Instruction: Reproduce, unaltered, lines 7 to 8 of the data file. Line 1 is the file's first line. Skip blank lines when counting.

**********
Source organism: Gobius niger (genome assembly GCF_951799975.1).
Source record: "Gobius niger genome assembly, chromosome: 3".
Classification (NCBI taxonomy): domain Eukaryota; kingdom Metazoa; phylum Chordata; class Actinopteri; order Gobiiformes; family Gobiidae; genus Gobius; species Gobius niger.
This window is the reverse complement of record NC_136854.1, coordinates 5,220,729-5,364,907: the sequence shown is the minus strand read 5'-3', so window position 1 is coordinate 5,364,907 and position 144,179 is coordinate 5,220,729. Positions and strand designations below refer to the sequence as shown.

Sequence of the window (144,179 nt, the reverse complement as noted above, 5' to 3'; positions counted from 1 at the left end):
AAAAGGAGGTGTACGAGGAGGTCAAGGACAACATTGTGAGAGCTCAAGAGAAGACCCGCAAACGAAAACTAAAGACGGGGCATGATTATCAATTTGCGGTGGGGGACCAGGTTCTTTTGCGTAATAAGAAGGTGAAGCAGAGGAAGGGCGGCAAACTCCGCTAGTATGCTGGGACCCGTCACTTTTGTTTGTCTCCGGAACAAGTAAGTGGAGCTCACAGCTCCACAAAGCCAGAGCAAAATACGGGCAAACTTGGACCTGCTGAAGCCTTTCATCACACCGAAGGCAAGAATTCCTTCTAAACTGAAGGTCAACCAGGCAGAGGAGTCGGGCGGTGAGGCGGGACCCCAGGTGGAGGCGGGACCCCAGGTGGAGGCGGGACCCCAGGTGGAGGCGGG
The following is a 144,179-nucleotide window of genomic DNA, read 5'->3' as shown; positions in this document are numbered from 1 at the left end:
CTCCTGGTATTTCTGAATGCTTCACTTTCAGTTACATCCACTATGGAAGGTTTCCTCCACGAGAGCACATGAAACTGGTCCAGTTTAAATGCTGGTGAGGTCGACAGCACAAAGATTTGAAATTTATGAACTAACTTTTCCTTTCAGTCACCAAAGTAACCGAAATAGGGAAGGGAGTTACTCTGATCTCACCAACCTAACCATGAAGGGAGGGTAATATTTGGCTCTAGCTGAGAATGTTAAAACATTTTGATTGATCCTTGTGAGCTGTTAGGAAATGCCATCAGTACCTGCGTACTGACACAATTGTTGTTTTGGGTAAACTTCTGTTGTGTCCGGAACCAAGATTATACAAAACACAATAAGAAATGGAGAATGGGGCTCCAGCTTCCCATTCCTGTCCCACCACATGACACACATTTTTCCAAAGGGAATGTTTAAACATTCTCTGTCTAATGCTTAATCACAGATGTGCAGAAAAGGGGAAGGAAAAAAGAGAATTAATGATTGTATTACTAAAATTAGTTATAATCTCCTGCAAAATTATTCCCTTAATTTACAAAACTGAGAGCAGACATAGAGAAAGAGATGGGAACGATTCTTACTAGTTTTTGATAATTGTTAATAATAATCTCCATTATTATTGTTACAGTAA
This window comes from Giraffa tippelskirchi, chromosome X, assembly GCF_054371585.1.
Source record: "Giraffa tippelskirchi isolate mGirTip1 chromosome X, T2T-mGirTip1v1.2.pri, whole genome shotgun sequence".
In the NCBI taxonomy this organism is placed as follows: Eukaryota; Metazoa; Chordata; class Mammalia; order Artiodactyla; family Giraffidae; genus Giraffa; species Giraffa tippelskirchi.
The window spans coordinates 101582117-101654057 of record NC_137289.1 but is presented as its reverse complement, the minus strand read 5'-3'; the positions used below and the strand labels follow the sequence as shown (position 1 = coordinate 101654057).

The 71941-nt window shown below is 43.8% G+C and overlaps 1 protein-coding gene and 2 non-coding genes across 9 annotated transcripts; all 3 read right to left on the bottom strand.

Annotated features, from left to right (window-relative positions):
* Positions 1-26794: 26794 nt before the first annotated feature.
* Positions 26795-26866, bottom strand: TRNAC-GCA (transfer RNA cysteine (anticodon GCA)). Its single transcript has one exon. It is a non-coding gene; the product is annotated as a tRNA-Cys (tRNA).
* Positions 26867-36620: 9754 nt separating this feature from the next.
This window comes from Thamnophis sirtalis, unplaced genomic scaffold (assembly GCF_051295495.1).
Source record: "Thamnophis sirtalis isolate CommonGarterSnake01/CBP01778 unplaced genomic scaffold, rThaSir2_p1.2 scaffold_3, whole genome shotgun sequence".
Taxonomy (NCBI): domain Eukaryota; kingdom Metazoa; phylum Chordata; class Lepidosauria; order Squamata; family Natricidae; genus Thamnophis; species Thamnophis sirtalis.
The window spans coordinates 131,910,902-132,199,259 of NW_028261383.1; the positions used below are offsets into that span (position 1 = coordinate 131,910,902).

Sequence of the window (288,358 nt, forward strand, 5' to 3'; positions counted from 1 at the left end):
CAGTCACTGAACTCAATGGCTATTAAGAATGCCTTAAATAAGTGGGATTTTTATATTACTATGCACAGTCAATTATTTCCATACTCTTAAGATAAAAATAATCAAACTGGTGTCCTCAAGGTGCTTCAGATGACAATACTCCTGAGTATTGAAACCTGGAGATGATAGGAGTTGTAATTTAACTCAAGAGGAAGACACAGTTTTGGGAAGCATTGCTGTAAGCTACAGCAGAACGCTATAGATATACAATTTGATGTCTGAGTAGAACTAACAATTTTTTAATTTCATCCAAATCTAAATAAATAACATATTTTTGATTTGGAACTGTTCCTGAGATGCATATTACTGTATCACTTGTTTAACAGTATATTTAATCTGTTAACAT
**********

The following is a 144,179-nucleotide window of genomic DNA, read 5'->3' as shown; positions in this document are numbered from 1 at the left end:
CTCCTGGTATTTCTGAATGCTTCACTTTCAGTTACATCCACTATGGAAGGTTTCCTCCACGAGAGCACATGAAACTGGTCCAGTTTAAATGCTGGTGAGGTCGACAGCACAAAGATTTGAAATTTATGAACTAACTTTTCCTTTCAGTCACCAAAGTAACCGAAATAGGGAAGGGAGTTACTCTGATCTCACCAACCTAACCATGAAGGGAGGGTAATATTTGGCTCTAGCTGAGAATGTTAAAACATTTTGATTGATCCTTGTGAGCTGTTAGGAAATGCCATCAGTACCTGCGTACTGACACAATTGTTGTTTTGGGTAAACTTCTGTTGTGTCCGGAACCAAGATTATACAAAACACAATAAGAAATGGAGAATGGGGCTCCAGCTTCCCATTCCTGTCCCACCACATGACACACATTTTTCCAAAGGGAATGTTTAAACATTCTCTGTCTAATGCTTAATCACAGATGTGCAGAAAAGGGGAAGGAAAAAAGAGAATTAATGATTGTATTACTAAAATTAGTTATAATCTCCTGCAAAATTATTCCCTTAATTTACAAAACTGAGAGCAGACATAGAGAAAGAGATGGGAACGATTCTTACTAGTTTTTGATAATTGTTAATAATAATCTCCATTATTATTGTTACAGTAA